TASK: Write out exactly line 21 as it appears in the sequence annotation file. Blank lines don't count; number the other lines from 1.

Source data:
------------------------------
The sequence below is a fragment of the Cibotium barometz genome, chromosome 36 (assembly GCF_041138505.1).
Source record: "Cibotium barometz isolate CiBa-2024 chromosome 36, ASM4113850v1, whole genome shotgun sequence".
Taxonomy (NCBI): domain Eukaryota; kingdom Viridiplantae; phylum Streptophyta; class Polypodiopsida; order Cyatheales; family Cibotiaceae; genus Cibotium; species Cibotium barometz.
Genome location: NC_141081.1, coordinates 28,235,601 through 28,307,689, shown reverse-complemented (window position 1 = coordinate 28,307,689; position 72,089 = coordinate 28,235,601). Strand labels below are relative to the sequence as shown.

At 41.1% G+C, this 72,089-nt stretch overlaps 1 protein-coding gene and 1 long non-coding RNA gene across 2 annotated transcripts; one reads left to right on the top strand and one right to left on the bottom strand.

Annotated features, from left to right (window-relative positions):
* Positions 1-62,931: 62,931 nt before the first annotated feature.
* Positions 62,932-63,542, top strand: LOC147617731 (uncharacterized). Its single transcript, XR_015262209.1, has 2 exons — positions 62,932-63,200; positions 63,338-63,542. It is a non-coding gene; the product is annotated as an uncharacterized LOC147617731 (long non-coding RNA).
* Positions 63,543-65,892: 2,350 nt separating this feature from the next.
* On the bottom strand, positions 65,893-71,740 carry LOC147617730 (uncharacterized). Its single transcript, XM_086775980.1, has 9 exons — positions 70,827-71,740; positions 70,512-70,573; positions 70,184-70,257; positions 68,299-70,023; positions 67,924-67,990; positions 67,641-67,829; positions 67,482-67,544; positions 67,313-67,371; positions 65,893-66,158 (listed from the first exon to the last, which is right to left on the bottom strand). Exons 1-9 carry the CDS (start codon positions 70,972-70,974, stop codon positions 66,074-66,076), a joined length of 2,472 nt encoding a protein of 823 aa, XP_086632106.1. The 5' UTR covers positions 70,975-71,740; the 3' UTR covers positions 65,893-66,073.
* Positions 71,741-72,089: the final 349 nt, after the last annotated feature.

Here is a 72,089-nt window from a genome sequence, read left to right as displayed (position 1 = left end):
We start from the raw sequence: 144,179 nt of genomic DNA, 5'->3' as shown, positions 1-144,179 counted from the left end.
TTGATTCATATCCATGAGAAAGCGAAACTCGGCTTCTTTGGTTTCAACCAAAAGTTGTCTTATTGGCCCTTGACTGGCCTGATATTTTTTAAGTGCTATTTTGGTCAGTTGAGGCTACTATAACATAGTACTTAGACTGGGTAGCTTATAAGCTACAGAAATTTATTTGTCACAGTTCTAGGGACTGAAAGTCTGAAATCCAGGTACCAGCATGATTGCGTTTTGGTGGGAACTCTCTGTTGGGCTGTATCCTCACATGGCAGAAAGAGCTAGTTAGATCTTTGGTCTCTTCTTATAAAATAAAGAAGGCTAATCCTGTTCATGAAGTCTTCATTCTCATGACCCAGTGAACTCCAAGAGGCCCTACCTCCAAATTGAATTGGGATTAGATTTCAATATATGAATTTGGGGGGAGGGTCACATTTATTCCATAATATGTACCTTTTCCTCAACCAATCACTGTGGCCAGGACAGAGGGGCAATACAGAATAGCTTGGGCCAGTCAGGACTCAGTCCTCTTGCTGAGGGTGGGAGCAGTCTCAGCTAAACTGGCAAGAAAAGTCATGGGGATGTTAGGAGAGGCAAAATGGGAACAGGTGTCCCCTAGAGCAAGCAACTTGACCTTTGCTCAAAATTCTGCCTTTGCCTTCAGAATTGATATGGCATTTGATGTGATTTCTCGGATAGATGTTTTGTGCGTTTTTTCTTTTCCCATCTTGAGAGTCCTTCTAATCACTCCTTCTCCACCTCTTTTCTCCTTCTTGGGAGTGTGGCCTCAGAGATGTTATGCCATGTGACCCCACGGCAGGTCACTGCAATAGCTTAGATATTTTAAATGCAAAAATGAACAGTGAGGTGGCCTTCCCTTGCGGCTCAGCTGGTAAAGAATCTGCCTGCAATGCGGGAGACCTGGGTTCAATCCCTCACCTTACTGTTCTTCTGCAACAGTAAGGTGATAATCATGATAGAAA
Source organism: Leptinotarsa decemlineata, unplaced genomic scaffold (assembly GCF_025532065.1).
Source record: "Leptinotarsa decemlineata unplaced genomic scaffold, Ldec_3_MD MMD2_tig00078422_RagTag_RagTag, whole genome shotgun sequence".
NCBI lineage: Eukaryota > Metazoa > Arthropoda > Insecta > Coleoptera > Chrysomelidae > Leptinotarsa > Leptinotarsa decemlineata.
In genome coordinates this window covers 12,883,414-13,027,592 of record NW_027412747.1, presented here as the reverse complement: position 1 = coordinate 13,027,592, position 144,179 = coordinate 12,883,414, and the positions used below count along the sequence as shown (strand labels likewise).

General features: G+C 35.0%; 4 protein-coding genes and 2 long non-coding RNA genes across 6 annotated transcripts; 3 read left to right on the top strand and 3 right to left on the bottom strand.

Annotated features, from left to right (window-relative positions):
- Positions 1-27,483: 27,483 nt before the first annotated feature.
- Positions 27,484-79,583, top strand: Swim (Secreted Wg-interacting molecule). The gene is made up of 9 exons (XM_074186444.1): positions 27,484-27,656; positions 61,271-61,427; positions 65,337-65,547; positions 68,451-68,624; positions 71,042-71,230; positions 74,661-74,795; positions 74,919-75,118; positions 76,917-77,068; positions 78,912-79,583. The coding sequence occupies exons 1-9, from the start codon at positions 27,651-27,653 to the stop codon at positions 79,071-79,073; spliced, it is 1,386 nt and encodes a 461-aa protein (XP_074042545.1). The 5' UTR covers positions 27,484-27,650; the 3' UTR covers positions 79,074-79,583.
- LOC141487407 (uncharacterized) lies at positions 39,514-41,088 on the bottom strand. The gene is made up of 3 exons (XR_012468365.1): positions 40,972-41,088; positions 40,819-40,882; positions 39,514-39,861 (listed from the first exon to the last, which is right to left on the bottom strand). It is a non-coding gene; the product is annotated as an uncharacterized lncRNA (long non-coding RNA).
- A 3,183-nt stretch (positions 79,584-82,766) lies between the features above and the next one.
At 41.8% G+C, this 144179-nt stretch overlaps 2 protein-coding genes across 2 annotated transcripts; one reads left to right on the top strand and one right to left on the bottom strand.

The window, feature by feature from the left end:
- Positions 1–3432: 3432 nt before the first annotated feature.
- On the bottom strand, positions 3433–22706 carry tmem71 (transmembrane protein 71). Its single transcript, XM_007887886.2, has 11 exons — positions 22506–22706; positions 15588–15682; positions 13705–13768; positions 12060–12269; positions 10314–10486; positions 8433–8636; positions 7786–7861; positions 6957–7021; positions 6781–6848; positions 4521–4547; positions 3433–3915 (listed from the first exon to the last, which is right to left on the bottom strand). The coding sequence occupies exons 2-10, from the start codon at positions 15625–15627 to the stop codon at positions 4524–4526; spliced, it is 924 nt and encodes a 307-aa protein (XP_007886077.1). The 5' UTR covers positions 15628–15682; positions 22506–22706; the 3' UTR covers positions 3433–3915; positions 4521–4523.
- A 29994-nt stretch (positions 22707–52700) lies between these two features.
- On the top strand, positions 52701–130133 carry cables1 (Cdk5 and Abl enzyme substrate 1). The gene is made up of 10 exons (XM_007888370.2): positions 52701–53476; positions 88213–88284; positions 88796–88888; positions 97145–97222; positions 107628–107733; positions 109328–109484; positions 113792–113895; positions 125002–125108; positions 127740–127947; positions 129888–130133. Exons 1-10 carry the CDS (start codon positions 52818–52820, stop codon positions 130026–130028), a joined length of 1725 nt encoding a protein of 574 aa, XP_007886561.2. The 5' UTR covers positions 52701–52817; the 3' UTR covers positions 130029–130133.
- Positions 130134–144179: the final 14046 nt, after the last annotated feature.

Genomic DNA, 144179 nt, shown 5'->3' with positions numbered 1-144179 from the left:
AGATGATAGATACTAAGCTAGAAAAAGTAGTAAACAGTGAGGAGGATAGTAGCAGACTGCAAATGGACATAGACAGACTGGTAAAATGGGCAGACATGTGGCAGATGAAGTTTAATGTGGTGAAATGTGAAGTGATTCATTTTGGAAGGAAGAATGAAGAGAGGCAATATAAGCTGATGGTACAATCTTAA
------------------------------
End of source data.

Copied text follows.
- Positions 1-27,483: 27,483 nt before the first annotated feature.